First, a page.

About last night: How the governor, lawmakers feel about the hectic deadline


Lawmakers once again were scrambling, as the final hours to pass bills came and went Sunday night.

Gov. Mark Dayton spoke Monday about that rushed end to the 2016 legislative session.

Long story short, lawmakers had four large bills they hoped to get done – they got halfway there.

Here's what Dayton (and lawmakers) had to say about what happened. (For full audio of his news conference, click here.)

On the (once again) chaotic end to things

"They knew they had a deadline at midnight last night. They didn't meet that deadline, and in the haste of the final moments there, democracy was not well served. The public was cut out of discussion, and most of the legislators were cut out of discussion. I'm told a number of them didn't even have a chance to read the bills before they were asked to vote on them."

Will Dayton call a special session?

"Whether or not there will be a special session, I can't say today. I've given it 14 hours and 4 minutes of thought, and I haven't come to any conclusions one way or the other."

A special session so lawmakers can come back and address some of these things they didn't get done could be called – that's up to Dayton.

The governor though was noncommittal, saying he wants to meet with legislative leaders in the coming days to see where they're at. But if there is one, it won't be in the next 48 hours.

On the tax bill

"The tax bill has some very good features for student loans, for childcare tax credit, for working family credit. It has a terrible feature with reducing taxes on tobacco companies. I can't comprehend why that was considered to be good public policy."

The tax bill that was passed would cut taxes by almost $260 million over the next year.

Part of the package though includes $35 million in tax breaks for tobacco manufacturers, which Dayton called "very distressing." He hasn't decided if he'll sign the bill into law.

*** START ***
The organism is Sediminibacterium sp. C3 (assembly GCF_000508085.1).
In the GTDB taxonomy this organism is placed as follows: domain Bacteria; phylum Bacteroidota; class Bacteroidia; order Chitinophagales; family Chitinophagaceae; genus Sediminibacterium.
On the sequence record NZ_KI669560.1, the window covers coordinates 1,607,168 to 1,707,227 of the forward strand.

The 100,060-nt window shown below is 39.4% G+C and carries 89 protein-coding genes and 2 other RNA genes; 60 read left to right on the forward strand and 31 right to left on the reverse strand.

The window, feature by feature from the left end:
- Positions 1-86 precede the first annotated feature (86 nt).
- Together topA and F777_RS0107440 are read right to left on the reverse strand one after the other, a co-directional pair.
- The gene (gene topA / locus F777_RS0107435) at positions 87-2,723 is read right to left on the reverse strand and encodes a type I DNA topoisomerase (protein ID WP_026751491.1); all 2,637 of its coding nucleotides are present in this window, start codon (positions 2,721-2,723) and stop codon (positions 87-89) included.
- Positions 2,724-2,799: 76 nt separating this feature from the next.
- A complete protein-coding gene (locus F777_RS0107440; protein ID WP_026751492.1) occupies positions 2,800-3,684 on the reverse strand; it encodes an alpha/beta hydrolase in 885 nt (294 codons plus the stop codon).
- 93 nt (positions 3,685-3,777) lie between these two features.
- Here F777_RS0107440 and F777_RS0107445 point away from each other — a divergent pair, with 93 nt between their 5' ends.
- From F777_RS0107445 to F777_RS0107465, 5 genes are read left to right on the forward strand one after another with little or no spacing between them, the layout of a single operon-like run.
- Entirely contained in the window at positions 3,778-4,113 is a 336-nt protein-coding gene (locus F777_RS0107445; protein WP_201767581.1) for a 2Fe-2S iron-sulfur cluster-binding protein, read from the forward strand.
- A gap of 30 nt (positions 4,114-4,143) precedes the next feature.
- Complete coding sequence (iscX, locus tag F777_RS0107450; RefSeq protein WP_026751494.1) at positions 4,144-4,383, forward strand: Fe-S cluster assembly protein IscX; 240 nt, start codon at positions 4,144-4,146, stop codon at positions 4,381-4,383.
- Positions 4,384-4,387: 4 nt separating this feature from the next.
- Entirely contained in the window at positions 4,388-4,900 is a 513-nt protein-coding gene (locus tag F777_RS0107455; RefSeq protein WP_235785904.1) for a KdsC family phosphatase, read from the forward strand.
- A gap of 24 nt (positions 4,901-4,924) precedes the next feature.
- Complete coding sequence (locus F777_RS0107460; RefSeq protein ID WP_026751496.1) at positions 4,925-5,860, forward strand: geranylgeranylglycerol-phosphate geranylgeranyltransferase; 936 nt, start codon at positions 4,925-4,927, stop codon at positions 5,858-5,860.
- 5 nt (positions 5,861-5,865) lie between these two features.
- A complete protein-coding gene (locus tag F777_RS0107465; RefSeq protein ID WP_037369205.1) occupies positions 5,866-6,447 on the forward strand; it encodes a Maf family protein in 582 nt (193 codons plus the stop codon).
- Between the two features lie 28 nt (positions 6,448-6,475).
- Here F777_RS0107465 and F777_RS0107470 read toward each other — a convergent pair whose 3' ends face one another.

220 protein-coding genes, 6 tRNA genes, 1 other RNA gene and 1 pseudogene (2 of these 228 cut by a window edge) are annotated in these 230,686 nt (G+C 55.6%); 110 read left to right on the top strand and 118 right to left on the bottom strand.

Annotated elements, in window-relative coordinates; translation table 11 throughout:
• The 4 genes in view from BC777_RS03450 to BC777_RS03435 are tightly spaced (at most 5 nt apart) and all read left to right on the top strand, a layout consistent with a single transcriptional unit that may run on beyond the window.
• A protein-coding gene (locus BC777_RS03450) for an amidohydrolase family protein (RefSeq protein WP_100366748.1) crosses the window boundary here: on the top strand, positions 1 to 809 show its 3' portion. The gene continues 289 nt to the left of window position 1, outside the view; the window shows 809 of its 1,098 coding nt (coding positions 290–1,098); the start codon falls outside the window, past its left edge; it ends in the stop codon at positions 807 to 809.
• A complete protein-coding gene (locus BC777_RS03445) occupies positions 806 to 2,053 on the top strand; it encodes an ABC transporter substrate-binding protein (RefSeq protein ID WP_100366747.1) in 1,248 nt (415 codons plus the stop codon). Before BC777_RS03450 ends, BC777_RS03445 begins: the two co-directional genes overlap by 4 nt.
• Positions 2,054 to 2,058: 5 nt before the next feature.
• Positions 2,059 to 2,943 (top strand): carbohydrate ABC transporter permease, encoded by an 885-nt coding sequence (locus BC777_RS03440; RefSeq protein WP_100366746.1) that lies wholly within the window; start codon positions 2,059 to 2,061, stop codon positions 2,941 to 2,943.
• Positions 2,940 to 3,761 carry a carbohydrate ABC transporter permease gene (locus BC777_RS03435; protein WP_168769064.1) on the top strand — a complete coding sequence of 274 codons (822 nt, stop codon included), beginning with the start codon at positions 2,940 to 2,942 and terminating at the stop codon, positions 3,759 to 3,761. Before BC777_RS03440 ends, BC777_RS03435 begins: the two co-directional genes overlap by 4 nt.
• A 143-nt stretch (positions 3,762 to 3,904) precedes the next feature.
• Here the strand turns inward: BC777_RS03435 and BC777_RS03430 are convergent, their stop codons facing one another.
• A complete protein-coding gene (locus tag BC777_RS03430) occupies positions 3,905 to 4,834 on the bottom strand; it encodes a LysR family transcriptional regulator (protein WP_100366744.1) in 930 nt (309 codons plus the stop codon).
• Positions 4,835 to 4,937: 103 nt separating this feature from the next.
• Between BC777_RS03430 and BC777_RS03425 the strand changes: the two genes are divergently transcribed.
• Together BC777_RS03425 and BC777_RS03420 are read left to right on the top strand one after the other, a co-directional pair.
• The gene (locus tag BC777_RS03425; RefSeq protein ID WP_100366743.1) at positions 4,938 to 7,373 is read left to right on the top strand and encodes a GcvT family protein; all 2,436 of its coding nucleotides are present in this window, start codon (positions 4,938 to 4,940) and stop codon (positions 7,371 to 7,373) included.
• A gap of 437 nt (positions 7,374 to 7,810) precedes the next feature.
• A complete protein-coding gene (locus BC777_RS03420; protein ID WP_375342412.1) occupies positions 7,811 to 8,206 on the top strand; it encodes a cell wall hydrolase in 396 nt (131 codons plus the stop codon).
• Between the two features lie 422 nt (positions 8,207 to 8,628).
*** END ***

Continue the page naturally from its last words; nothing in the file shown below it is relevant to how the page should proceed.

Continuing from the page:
Senate Republicans billed it as a stop to rising taxes enacted by Democrats, at a time when healthcare costs are going up and public works aren't improving. Democrats and Republicans alike though are touting the tax breaks.

On extra spending for broadband, pre-k

"It didn't have everything that I wanted, but it has some of those measures including such as pre-kindergarten that i said form the outset were very very important."

This is the other one lawmakers managed to pass, after meeting all weekend to come up with compromises on what turned out to be a $182 million bill.

It covers education, rural broadband, state government, jobs and economic development, judiciary and public safety, environment and natural resources, and agriculture.

Most members of the House hadn’t read all 599 pages of the bill before it passed with a vote of 95-39 late Sunday, Session Daily reports. It passed in the Senate 50-16.

On the bonding bill

"The bonding bill is projects all over the state of Minnesota that are vitally needed, that put people to work building them. And to put that off for another year just delays our future economic growth ... I think it'd definitely be in Minnesota's better interests to have a good bonding bill approved in the near future."

A bonding bill was not passed last night, and the governor said not having a public works bill like this would be a "serious setback" to the state's economy. It could be addressed in a special session, and he'll consider the impact when making a decision.

He did though acknowledge lawmakers couldn't agree Sunday night, so they're starting at a point of disagreement – and he's not sure how flexible legislators will be.

Funding for the Southwest Light Rail extension was also in that bill – Dayton said it's an important project for the Twin Cities metro, and called it disappointing that people were playing "political games" with it.

The Senate GOP put the blame squarely on Democrats, who they argue killed the bill by adding the sudden amendment to help pay for the light rail line. The House DFL put out an email release saying the bill language was riddled with mistakes anyway and would've been in jeopardy.

On not paying for road and bridge fixes

"Would I reject something acknowledging that failure, to do something rather than nothing over the next year? I'm not going to rule that out. But I'm very very disappointed that both the lack of long-term funding solution for transportation, and the failure to provide for metropolitan transit."

Dayton more than once called the lack of a long-term plan to pay for road and bridge fixes a failure. When asked if he'd accept a one-year stop-gap measure, he gave the answer above – and also mentioned the Southwest Light Rail extension not getting funded.

For the past two years, Democrats and Republicans have been unable to agree on how to pay for the fixes.

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